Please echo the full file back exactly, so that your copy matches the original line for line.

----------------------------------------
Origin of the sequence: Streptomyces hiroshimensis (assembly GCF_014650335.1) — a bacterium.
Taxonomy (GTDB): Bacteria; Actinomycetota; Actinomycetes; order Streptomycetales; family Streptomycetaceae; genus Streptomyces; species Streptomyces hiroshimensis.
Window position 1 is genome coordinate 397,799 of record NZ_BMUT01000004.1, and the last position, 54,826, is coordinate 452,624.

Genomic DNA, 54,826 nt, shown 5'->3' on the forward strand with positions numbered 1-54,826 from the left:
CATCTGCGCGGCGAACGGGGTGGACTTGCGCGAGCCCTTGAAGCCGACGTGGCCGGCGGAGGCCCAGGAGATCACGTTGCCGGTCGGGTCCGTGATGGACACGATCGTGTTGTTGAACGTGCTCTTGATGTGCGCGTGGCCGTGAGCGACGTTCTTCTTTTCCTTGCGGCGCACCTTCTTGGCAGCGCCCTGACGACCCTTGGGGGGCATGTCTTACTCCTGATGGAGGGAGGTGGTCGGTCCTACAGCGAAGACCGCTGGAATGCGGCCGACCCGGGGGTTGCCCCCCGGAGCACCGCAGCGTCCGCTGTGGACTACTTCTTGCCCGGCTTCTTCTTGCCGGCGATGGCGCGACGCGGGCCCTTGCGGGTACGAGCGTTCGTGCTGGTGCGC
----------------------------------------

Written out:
Origin of the sequence: Streptomyces hiroshimensis (assembly GCF_014650335.1) — a bacterium.
Taxonomy (GTDB): Bacteria; Actinomycetota; Actinomycetes; order Streptomycetales; family Streptomycetaceae; genus Streptomyces; species Streptomyces hiroshimensis.
Window position 1 is genome coordinate 397,799 of record NZ_BMUT01000004.1, and the last position, 54,826, is coordinate 452,624.

Genomic DNA, 54,826 nt, shown 5'->3' on the forward strand with positions numbered 1-54,826 from the left:
CATCTGCGCGGCGAACGGGGTGGACTTGCGCGAGCCCTTGAAGCCGACGTGGCCGGCGGAGGCCCAGGAGATCACGTTGCCGGTCGGGTCCGTGATGGACACGATCGTGTTGTTGAACGTGCTCTTGATGTGCGCGTGGCCGTGAGCGACGTTCTTCTTTTCCTTGCGGCGCACCTTCTTGGCAGCGCCCTGACGACCCTTGGGGGGCATGTCTTACTCCTGATGGAGGGAGGTGGTCGGTCCTACAGCGAAGACCGCTGGAATGCGGCCGACCCGGGGGTTGCCCCCCGGAGCACCGCAGCGTCCGCTGTGGACTACTTCTTGCCCGGCTTCTTCTTGCCGGCGATGGCGCGACGCGGGCCCTTGCGGGTACGAGCGTTCGTGCTGGTGCGC